Late in May, they attacked a plant research facility, apparently because they did not like the work on genetically modified wheat that was being done there.[6]

In July, they published information on web censorship in the United Arab Emirates, an analysis of what sites are blocked.[7] A bit later, they protested a new Australian law that would require ISPs to retain customer data for possible police use; they broke into a telecomm company and began releasing the stolen data. [8]

When the Philippine government passed its Cybercrime Prevention Act, which arguably threatens free speech online, a group calling themselves "Anonymous Philippines" hit a number of government sites. [9]

In November 2012, they attacked several Israeli government sites in response to Israeli attacks in Gaza.[10] Israel says nearly all the attacks failed.[11]

There has been a claim (with no evidence) that an Anonymous attack stopped Karl Rove from perpetrating a huge election fraud during the 2012 US presidential elections.[12]

In 2013, they attacked a South African Police Service site to protest police killings of striking miners. [13] This was an exceedingly controversial attack since "the identities of nearly 16,000 South Africans, who lodged a complaint with police on their website, provided tip-offs or reported crimes, are now publicly available."

Legal actions against them

Various alleged members of Anonymous or related groups such as Lulz sec have been arrested or prosecuted in several jurisdictions.

Several stories [14] report that some Anonymous members have been arrested.

Meanwhile, four in Holland have been released.

One arrested in UK [15].

Paypal gives FBI some IP addresses. [16]

More on FBI vs Anonymous. [17] A (possibly bogus) leaked document says they threaten national security.

Interpol arrests 25 suspects. [18].

FBI claim to have "dismantled the leaders" of the group. [19]


There has been considerable internal dissension and some splinter groups have formed.[23]


  1. Attacks by "Anonymous" WikiLeaks proponents not anonymous
  2. Evgeny Morozov, The Net Delusion: How Not to Liberate the World
  3. "Anonymous Supporters Tricked into Installing Zeus Trojan", Symantec blog, March 2, 2011
  4. 4.0 4.1 John Markoff (Feb 27, 2012), "In Attack on Vatican Website, a Glimpse of Hackers’ Tactics", New York Times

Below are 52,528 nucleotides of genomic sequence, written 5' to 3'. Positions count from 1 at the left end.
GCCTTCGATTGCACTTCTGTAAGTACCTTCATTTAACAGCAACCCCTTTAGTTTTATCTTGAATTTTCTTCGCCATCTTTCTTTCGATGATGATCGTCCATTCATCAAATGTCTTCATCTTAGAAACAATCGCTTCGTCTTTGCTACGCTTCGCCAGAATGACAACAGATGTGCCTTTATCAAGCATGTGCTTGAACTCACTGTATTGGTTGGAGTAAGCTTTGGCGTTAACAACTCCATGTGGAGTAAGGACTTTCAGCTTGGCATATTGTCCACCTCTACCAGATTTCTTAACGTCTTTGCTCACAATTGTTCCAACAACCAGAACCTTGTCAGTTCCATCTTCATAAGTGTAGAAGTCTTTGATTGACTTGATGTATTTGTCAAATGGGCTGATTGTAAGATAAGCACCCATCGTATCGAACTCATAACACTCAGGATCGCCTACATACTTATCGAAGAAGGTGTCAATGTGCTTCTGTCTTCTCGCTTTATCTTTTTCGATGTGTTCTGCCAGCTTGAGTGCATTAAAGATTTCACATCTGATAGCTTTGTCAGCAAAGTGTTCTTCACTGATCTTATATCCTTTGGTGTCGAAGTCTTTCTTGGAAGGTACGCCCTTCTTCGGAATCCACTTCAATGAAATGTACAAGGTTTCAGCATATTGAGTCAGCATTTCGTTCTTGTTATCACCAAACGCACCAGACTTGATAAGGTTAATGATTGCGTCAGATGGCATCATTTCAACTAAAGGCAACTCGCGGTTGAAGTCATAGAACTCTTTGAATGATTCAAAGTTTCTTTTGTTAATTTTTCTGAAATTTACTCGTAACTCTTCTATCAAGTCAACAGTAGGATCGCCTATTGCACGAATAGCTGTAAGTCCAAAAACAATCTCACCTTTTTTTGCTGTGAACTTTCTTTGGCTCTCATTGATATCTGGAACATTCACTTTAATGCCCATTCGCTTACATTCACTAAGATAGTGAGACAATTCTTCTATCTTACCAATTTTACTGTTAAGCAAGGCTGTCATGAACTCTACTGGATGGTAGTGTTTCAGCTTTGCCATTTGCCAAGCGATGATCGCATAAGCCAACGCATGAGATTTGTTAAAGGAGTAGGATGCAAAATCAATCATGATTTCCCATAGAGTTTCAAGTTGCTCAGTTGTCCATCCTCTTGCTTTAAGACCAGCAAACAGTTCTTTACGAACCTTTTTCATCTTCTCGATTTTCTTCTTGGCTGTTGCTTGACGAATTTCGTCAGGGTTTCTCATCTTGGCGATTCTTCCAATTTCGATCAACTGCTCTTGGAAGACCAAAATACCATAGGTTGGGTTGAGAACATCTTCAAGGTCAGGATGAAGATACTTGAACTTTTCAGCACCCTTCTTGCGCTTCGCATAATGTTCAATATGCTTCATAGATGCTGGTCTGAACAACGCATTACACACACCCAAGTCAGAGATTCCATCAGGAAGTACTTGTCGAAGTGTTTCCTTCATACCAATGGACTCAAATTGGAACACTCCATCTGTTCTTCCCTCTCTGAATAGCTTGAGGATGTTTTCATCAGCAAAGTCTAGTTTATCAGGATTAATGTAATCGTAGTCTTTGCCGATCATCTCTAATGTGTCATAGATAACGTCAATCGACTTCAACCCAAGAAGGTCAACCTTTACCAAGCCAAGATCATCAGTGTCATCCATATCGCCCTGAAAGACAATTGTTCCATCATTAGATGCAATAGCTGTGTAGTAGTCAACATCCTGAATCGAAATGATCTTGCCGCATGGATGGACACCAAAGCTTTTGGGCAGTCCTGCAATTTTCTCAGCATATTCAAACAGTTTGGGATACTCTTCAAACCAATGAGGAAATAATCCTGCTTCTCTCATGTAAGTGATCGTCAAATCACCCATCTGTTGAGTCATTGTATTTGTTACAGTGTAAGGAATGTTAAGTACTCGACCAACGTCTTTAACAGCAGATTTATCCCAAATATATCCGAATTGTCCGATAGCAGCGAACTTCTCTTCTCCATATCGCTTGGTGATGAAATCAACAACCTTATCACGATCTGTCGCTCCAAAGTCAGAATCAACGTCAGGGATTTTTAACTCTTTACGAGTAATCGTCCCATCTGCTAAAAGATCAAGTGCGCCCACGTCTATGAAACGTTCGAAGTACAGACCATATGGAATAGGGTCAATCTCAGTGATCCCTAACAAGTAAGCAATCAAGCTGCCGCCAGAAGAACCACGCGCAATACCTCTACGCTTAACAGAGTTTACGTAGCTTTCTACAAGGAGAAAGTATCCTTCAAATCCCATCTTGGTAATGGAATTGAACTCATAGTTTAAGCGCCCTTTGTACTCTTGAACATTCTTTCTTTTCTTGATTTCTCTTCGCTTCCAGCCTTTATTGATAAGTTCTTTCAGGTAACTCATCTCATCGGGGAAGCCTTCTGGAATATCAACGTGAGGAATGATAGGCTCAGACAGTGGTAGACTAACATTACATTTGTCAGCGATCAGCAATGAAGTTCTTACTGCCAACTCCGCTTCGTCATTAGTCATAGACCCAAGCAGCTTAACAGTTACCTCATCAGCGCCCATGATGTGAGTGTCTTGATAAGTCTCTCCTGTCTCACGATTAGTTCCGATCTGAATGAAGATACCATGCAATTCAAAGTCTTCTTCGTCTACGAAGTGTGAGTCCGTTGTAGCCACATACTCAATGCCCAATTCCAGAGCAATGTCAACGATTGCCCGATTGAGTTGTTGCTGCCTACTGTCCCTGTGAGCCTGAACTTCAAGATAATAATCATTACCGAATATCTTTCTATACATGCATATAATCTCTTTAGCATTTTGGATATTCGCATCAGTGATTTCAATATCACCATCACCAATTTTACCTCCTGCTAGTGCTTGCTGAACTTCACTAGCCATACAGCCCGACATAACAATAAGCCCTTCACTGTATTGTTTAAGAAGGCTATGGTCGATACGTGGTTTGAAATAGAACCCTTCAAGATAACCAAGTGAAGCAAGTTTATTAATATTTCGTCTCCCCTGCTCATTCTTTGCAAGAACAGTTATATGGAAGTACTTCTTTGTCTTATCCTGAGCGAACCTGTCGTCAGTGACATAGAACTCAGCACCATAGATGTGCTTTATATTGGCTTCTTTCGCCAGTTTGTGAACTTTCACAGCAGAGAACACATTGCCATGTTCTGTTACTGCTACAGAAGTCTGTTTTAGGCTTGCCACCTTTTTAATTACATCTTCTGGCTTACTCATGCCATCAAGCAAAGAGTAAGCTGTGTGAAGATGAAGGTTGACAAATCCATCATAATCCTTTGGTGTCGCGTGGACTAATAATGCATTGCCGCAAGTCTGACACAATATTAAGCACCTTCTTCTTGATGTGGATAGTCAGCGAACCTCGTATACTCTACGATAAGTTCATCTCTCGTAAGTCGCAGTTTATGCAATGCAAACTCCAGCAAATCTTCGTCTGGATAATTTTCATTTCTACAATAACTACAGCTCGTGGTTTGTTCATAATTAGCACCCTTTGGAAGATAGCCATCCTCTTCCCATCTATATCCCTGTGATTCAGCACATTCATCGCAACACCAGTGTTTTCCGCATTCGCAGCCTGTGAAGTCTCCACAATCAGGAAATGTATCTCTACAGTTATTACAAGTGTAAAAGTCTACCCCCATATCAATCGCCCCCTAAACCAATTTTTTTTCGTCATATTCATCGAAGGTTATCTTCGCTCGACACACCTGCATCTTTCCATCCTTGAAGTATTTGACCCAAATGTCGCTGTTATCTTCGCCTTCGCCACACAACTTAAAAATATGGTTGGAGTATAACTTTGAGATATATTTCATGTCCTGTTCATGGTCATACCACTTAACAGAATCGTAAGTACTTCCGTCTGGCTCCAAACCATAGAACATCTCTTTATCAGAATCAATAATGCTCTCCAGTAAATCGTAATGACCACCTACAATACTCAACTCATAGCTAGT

5. Catherine Solyom (May 12, 2012), "Insider tells why Anonymous ‘might well be the most powerful organization on Earth’", National Post
  6. Sept 21, 2009 (Julian Dibbell), "The Assclown Offensive: How to Enrage the Church of Scientology", Wired
  7. 7.0 7.1 Anonymous vs. Scientology
  8. David Kravets (Jan 26, 2010), "Guilty Plea in ‘Anonymous’ DDoS Scientology Attack", Wired
  9. Nate Anderson (Sept 30, 2010), ""Operation Payback" attacks to go on until "we stop being angry"", Ars Technica
  10. Ravi Mandalia. Anonymous Claims to have Hacked Sony PSN Again. Parity News, copyright [[{{{date}}}]].

  11. Justin Elliott (Feb 17, 2011), "Firm in WikiLeaks plot has deep ties to Feds", Salon
  12. Peter Bright (Feb 2011), "Anonymous speaks: the inside story of the HBGary hack", ars technica
  13. Stratfor Hacked, 200GB Of Emails, Credit Cards Stolen, Client List Released, Includes MF Global, Rockefeller Foundation
  14. Kim Zetter (Feb 3, 2012), "Anonymous Eavesdrops on FBI Anti-Anonymous Strategy Meeting", Wired Magazine, Threat Level blog
  15. Kevin Fogarty (Feb 13, 2012), "Anonymous took down Friday, then didn't, then did, then did it again today", IT World
  16. Tom Brewster (May 9, 2012), "Pirate Bay Unhappy With Anonymous Virgin DDoS Bomb", Tech Week Europe
  17. Emil Protalinski (May 17, 2012), "The Pirate Bay returns, Anonymous hater takes credit for DDoS", ZD Net blog
  18. 18.0 18.1 Matthew J Schwartz (Nov 30, 2011), "Anonymous Threatens Robin Hood Attacks Against Banks", Information Week
  19. Barak Ravid (Feb 7, 2012), "Bashar Assad emails leaked, tips for ABC interview revealed", Haaretz
  20. Gianluca Mezzofiore (April 3, 2012), "Anonymous China: Hundreds of Beijing's Government Websites Defaced", International Business Times
  21. Emil Protalinski (April 7, 2012), "Anonymous hacks UK government sites over 'draconian surveillance'", ZD Net
  22. Jean-Philippe Ksiazek (April 9, 2012), "‘Anonymous’ planning more attacks against Chinese government sites", National Post
  23. Paul Roberts (May 15, 2011), "Barrett Brown, Public Face of Anonymous, Leaves Group", Threatpost blog